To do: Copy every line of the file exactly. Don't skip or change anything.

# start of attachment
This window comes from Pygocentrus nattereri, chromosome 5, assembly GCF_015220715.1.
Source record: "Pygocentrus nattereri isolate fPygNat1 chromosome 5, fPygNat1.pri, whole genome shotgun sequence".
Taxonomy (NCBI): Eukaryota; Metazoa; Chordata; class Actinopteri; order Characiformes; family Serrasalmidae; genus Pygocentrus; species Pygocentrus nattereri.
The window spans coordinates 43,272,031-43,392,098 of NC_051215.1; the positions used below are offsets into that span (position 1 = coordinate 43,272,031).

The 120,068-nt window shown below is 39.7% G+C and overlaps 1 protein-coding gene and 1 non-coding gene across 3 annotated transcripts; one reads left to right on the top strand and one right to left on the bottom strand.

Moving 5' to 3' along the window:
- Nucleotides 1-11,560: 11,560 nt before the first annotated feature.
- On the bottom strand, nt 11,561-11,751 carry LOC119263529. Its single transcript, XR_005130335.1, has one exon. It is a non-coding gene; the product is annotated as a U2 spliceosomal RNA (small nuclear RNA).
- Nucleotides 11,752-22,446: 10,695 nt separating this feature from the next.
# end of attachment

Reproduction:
This window comes from Pygocentrus nattereri, chromosome 5, assembly GCF_015220715.1.
Source record: "Pygocentrus nattereri isolate fPygNat1 chromosome 5, fPygNat1.pri, whole genome shotgun sequence".
Taxonomy (NCBI): Eukaryota; Metazoa; Chordata; class Actinopteri; order Characiformes; family Serrasalmidae; genus Pygocentrus; species Pygocentrus nattereri.
The window spans coordinates 43,272,031-43,392,098 of NC_051215.1; the positions used below are offsets into that span (position 1 = coordinate 43,272,031).

The 120,068-nt window shown below is 39.7% G+C and overlaps 1 protein-coding gene and 1 non-coding gene across 3 annotated transcripts; one reads left to right on the top strand and one right to left on the bottom strand.

Moving 5' to 3' along the window:
- Nucleotides 1-11,560: 11,560 nt before the first annotated feature.
- On the bottom strand, nt 11,561-11,751 carry LOC119263529. Its single transcript, XR_005130335.1, has one exon. It is a non-coding gene; the product is annotated as a U2 spliceosomal RNA (small nuclear RNA).
- Nucleotides 11,752-22,446: 10,695 nt separating this feature from the next.